There are plenty of statues of George Washington around the country, but if you showed up on the Antique Road Show with this one, it would cause quite a stir. Valley Forge National Historical Park is home to one of the finest statues of George Washington in existence, but if you're looking for this piece of sculpture, it now has a new home in the park.
There was plenty of advance planning for the move, and there was ample reason to take care during the project—the statue is one of only seven bronze copies cast from the original marble that stands in the rotunda of the Virginia capitol building. According to the park staff, the original was sculpted by French artist Jean-Antoine Houdon, who traveled to America and stayed with Washington at Mount Vernon for two weeks, taking detailed measurements of the general and casting a life mask that was the basis for the statue. Washington’s family believed that the final statue was the most realistic depiction ever made of the general.
The statue also provides some insights into a bit of art history. A park publication notes,
Americans of the early Federal era looked to ancient Rome and Greece as models of republican ideals. This statue includes both classical and also American symbols that would have been familiar to Americans of the time. George Washington is depicted as a modern Cincinnatus, the Roman farmer and general who left his farm to save the Roman Republic, and then voluntarily returned to his plow.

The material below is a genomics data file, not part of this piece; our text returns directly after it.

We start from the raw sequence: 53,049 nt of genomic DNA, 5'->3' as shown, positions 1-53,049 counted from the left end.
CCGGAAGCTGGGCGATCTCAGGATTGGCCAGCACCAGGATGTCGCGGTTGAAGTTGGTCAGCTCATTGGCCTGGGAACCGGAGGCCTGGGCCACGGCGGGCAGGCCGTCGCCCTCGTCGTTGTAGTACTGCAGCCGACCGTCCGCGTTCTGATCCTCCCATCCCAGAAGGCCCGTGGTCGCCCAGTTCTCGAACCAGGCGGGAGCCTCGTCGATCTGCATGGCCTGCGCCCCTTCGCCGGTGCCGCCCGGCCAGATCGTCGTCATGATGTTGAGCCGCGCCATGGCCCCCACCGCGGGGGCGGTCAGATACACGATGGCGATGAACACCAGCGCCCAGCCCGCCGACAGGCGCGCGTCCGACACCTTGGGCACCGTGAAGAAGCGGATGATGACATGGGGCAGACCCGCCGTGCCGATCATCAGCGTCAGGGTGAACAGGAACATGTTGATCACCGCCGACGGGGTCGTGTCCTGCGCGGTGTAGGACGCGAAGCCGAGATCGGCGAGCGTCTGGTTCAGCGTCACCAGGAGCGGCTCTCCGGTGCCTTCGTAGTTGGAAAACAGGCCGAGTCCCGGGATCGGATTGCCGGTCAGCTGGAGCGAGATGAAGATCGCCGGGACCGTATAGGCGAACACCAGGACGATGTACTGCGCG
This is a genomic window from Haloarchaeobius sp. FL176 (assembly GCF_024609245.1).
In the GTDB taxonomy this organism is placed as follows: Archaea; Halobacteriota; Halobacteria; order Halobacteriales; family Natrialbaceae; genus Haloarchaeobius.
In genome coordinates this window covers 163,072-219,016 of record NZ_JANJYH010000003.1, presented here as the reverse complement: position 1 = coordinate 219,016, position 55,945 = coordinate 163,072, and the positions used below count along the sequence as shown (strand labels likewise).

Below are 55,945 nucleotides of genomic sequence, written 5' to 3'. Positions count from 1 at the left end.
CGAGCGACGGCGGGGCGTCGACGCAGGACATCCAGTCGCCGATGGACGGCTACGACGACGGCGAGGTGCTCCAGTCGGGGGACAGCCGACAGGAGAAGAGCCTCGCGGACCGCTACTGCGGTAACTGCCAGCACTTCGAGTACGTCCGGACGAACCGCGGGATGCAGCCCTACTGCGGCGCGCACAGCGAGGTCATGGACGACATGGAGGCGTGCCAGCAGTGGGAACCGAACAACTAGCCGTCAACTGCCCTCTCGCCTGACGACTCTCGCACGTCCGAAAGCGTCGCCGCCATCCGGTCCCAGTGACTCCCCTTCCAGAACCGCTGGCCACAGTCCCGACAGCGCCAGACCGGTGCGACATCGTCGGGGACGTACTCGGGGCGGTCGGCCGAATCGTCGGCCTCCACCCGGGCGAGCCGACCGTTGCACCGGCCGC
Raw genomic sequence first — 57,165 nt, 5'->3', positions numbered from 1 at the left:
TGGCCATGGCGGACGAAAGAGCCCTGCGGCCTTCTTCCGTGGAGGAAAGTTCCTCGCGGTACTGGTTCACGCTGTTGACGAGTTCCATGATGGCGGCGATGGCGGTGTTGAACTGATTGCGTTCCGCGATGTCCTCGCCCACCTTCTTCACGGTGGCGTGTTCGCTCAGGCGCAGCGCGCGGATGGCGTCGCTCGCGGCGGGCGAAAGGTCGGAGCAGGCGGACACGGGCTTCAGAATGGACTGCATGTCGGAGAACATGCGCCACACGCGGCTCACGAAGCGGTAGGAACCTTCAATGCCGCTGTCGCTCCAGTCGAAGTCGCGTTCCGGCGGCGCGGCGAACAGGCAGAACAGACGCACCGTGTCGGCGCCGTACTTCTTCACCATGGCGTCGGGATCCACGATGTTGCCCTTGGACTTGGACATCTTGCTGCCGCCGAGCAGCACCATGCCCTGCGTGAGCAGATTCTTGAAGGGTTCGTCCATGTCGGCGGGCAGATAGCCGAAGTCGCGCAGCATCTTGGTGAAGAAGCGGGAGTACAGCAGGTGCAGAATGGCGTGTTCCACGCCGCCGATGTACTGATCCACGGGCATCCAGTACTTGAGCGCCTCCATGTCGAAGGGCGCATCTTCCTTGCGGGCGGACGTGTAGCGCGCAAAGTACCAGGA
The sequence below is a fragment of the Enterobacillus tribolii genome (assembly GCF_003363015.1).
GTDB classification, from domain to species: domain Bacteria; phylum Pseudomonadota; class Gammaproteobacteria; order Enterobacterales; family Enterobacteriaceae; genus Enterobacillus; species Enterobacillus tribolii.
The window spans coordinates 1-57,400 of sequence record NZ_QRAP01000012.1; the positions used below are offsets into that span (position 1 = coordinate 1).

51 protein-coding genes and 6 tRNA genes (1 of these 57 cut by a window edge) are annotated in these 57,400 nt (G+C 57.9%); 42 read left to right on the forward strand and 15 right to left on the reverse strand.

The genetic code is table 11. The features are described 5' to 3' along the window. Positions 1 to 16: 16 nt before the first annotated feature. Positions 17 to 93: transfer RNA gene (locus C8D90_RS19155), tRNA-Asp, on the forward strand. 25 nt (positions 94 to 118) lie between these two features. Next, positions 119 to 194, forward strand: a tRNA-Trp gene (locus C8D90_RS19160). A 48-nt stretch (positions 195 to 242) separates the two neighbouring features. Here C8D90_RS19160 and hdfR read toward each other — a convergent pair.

The Father of our Country wears his military uniform but carries a civilian walking cane rather than his sword, which has been set aside. He stands by a farmer’s plowshare, a symbol of his love of peace and agriculture. He rests his hand on a bundle of rods called a fasces, a Roman symbol of civil authority. Here, the thirteen rods represent the joining of the original states and the strength gained from that unity.
The granite pedestal on which the statue stands was designed in 1943 by prominent architect, Paul Philippe Cret.
Although the sculpture was originally placed outdoors, it was later moved to the lobby of the park theater. That space was deemed too small for appreciation of the subject, and the piece has been relocated to a prominent site as part of the ongoing rehabilitation of the area around Washington’s Headquarters.
The George Young Company, which also moved the Liberty Bell a few years ago, rigged and transported the sculpture, pedestal, shaft and base to the new site. A small plaza will surround the statue and a wayside exhibit describing the symbolism in the piece is ready to be installed. This fall, an orchard of crabapple trees will be planted around the statue, reminiscent of the orchards and farm yards that characterized the Village of Valley Forge during the general’s six-month stay in the area.